Blunt traumatic aortic transection: The endovascular experience

Victoria P. Orford, Noel R. Atkinson, Ken Thomson, Peter Y. Milne, William A. Campbell, Andrew Roberts, John Goldblatt, James Tatoulis, Alan D. Hilgenberg, J. Ernesto Molina, John S. Ikonomidis, Andrew Carney

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90 Scopus citations


Background. Thoracic aortic transection resulting from blunt trauma is usually fatal. It is almost always associated with multiple, complex, nonaortic injuries that could be adversely affected by standard surgical repair of the aorta. Endovascular stenting techniques offer these patients a less physiologically disruptive treatment option. We studied the feasibility and safety of endovascular stent graft placement for treatment of acute traumatic aortic transection. Methods. Between 1994 and 2001, 9 patients were treated emergently for aortic transections with stent graft placement. The first patient had a custom-made prototype, and the other 8 patients had the Cook-Zenith thoracic stent graft implanted. All were polyester-covered Z-stent construction and deployed through a femoral 20- to 24-F delivery sheath. Results. Stent graft placement successfully sealed the aorta in all patients. One patient died as a result of a cerebrovascular accident. One patient required a brachial thrombectomy to relieve arm ischemia. The remaining eight patients were alive and without complications during the follow-up period (mean 21 months). Conclusions. Endovascular repair for acute aortic transection is a safe, effective, and timely treatment option. It may be the treatment of choice in patients with extensive associated injuries.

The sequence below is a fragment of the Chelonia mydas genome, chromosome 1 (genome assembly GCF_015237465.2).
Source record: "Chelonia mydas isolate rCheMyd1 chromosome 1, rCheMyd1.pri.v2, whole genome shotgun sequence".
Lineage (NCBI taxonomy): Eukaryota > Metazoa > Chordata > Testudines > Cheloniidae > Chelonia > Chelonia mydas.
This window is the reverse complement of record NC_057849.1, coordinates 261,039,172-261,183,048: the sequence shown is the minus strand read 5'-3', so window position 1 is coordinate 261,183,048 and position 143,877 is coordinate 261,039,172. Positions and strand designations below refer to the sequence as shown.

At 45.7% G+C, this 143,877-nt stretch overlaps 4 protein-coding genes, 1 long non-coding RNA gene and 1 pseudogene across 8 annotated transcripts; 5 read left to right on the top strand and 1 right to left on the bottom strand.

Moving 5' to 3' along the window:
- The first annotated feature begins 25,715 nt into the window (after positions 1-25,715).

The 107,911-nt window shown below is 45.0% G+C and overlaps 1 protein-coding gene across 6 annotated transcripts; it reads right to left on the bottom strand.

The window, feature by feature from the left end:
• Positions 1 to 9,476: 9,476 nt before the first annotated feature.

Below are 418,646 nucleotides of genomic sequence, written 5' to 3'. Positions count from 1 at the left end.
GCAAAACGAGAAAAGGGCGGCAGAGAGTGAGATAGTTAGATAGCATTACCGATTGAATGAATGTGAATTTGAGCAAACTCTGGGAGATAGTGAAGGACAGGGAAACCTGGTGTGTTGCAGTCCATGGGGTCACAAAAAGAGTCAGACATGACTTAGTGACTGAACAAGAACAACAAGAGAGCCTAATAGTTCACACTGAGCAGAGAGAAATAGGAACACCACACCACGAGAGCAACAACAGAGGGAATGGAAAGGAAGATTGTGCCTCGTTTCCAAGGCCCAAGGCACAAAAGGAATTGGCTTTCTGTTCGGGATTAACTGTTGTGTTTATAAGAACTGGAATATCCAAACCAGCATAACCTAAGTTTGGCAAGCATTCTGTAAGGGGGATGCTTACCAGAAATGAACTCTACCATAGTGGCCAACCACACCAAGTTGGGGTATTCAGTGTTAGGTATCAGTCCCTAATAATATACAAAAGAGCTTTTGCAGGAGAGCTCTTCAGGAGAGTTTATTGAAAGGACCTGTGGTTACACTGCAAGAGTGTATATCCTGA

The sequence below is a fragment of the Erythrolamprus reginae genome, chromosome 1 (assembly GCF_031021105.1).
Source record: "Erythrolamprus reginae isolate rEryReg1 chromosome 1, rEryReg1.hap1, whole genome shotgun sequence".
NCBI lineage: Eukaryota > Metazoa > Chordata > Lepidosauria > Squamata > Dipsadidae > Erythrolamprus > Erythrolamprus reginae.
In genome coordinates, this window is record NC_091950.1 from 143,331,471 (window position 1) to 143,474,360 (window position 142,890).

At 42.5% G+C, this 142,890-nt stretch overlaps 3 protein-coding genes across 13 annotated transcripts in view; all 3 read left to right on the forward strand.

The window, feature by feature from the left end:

Original languageEnglish (US)
Pages (from-to)106-112
Number of pages7
JournalAnnals of Thoracic Surgery
Issue number1
StatePublished - Jan 1 2003

Bibliographical note

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The first patient in our series had a history of previous pleurodesis. Open repair through a thoracotomy was attempted and abandoned because of extensive adhesions and poor access to the aorta. He subsequently had a bridging Palmaz stent (Cordis, NJ) placed for signs of developing aortic obstruction. The contained false aneurysm remained stable, perhaps supported by the periaortic adhesions from the past pleurodesis. A prototype, covered stent graft was then constructed by Dr. Michael Dake of Stanford University Medical Center, Palo Alto, California, and implanted 27 days later.


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